• This silver gelatin DOP is a direct positive image likely made by a street photographer circa 1915 using a camera manufactured by the Chicago Ferrotype Company or an imitator. The Chicago Ferrotype Company was formed in 1904 by brothers Manuel and Louis Mandel. In 1907 the company began selling products marketed towards street photographers and rapidly grew to be the largest manufacturer of street photography cameras of the era. To produce this print, the photographer loaded a stack of manufactured black cards coated with a silver gelatin emulsion into a special camera outfitted with a developing tank. After exposure, the card dropped through a slot in the bottom of the camera into the tank containing what the company referred to as a "3 in 1 developing solution." The card was retrieved using a small hook-shaped tool, allowed to dry then given to the customer. These photographs are characterized by their overall dark appearance, muddy highlights and warm tone. Take a guided tour of a similar object to learn more about this process.
  • This chromogenic print made in 1961 is on a fiber-based support. The print exhibits image deterioration typical to prints of this vintage such as a shift in color toward the magenta due to preferential fading of the cyan dye, as well as yellowing of the borders and highlights due to coupler staining. Depicted here is Dudley Palmer, Christmas 1960. This print is part of a larger collection of photographs from the Palmer family. The Palmer collection includes images of Dudley and the tinsel laden tree nearly every Christmas from the late 1950s through the 1970s. The collection not only gives insight into amateur snapshot photography in the mid-20th century, but also gives insight into the photographic materials of the mid-20th century. Explore the Chromogenic Identification page to learn more about this process.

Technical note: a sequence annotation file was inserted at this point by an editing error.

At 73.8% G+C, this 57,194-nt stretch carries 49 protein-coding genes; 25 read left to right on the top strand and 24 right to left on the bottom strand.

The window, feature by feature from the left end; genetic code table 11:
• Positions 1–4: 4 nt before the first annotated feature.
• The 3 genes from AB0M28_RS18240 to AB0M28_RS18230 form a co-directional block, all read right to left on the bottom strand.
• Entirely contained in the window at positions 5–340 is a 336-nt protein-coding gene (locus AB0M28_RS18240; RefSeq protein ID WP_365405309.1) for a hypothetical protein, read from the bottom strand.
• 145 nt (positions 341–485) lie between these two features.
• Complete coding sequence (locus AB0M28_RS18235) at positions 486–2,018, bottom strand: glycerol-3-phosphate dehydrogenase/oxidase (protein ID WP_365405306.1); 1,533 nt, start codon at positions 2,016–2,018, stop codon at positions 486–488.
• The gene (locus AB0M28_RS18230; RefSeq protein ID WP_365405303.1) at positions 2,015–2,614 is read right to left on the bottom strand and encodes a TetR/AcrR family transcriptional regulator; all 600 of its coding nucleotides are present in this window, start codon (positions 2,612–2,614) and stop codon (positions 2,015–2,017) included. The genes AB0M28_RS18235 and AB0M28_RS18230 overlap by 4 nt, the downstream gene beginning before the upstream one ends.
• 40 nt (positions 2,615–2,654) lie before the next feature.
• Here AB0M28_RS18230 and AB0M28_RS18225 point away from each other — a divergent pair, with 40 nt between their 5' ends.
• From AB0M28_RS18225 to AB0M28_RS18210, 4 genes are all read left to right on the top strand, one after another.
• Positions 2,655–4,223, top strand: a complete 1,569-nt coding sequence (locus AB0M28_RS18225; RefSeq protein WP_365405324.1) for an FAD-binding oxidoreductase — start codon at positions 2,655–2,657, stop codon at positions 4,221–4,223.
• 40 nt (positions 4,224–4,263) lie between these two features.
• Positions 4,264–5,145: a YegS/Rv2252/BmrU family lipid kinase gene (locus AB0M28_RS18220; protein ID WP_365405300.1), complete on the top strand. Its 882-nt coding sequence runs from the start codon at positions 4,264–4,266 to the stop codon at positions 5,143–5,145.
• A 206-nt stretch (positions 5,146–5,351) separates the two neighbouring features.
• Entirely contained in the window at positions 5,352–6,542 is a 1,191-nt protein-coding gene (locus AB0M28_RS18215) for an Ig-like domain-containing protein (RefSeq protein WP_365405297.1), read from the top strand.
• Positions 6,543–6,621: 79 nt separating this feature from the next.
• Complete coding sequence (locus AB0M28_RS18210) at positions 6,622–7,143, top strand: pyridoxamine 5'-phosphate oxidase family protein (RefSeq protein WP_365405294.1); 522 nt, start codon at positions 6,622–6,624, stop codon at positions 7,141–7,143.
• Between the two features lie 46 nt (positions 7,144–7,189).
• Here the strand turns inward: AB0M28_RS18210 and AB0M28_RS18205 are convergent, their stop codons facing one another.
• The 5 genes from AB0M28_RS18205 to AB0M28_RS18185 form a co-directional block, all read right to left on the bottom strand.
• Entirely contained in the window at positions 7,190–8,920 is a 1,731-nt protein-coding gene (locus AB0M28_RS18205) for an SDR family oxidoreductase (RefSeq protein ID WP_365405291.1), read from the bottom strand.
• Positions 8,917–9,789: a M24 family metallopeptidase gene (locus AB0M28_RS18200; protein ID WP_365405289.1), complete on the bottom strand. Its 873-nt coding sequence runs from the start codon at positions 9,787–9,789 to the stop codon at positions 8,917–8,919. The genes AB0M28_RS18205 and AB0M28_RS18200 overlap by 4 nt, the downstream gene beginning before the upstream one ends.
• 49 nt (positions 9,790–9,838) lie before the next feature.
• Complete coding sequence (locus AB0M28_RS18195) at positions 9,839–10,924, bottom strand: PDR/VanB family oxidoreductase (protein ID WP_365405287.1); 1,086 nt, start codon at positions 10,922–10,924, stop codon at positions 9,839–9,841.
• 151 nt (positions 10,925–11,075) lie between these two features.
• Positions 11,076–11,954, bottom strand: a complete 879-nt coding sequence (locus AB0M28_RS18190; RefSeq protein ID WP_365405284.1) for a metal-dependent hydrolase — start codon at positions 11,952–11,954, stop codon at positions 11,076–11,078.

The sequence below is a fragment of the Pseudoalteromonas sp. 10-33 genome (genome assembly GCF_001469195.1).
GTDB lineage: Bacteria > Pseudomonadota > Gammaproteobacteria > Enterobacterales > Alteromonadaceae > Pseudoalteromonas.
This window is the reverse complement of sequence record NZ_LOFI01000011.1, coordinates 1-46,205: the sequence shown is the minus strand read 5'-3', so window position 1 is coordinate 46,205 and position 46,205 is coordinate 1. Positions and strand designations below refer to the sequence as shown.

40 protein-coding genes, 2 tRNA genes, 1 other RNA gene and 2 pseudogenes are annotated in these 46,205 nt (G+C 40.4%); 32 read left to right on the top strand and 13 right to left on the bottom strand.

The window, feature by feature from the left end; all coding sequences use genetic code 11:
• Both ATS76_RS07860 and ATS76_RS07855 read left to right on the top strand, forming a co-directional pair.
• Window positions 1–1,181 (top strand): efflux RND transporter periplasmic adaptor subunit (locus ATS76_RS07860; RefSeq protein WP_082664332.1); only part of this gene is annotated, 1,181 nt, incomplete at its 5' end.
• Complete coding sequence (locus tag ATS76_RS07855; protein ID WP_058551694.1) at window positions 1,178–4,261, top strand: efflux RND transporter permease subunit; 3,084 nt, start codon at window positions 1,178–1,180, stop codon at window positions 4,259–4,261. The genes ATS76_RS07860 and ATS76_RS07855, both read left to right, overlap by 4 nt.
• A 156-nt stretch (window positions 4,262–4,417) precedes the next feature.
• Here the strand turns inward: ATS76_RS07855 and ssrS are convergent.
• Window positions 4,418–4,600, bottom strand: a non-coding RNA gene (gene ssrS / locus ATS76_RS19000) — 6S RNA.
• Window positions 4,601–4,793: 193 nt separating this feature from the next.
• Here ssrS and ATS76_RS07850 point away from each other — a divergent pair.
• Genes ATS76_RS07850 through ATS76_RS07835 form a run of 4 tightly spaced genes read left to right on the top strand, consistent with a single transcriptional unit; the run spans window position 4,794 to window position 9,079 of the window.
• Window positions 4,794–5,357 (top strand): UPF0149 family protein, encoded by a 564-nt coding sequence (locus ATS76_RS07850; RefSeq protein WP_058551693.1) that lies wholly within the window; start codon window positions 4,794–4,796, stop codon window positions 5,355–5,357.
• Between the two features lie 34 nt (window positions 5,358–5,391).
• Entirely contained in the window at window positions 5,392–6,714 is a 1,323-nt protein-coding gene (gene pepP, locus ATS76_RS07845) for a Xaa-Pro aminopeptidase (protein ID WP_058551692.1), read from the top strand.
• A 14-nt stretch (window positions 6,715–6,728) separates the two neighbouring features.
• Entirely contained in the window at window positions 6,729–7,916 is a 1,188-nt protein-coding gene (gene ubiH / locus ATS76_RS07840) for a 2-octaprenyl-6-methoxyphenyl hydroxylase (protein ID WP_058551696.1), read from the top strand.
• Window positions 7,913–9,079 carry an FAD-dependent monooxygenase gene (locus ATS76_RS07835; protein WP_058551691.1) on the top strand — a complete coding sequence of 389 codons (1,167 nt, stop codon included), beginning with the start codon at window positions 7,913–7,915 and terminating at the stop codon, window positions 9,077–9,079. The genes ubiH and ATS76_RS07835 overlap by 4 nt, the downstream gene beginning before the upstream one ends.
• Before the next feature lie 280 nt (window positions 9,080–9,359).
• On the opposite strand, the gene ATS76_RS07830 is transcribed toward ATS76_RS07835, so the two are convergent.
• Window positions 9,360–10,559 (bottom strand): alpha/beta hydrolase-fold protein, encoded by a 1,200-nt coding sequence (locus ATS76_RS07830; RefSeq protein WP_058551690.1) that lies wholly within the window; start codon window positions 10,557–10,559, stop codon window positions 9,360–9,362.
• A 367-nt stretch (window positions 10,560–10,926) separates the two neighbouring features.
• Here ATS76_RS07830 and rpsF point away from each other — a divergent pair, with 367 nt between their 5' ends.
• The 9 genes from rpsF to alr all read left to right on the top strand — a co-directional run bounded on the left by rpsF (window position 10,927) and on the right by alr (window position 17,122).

• This silver gelatin developed out print is mounted in a folder. The bow design is printed with letterpress (relief) as is the design on the front of the folder, which is not shown here. The photographic print has a textured surface known as the Kodak tweed surface. Tweed and tapestry textures were made by pressing the felt side of cloth into the paper support during the paper making process. A thin baryta was then applied before applying the silver gelatin emulsion. Explore the Silver Gelatin DOP Identification page to learn more about this process.
  • Following the introduction of the Kodak Brownie in 1888, photography became accessible to the average person, allowing amateur photographers to document day-to-day occurrences such as changing a tire. This silver gelatin DOP print features what appears to be a 1924 or 1925 Model T. What Kodak was to photographers, Ford was to motorists: the mass-produced Model T, manufactured from 1908 until 1927, was an affordable vehicle marketed toward common consumers. Take a guided tour of a similar object to learn more about this process.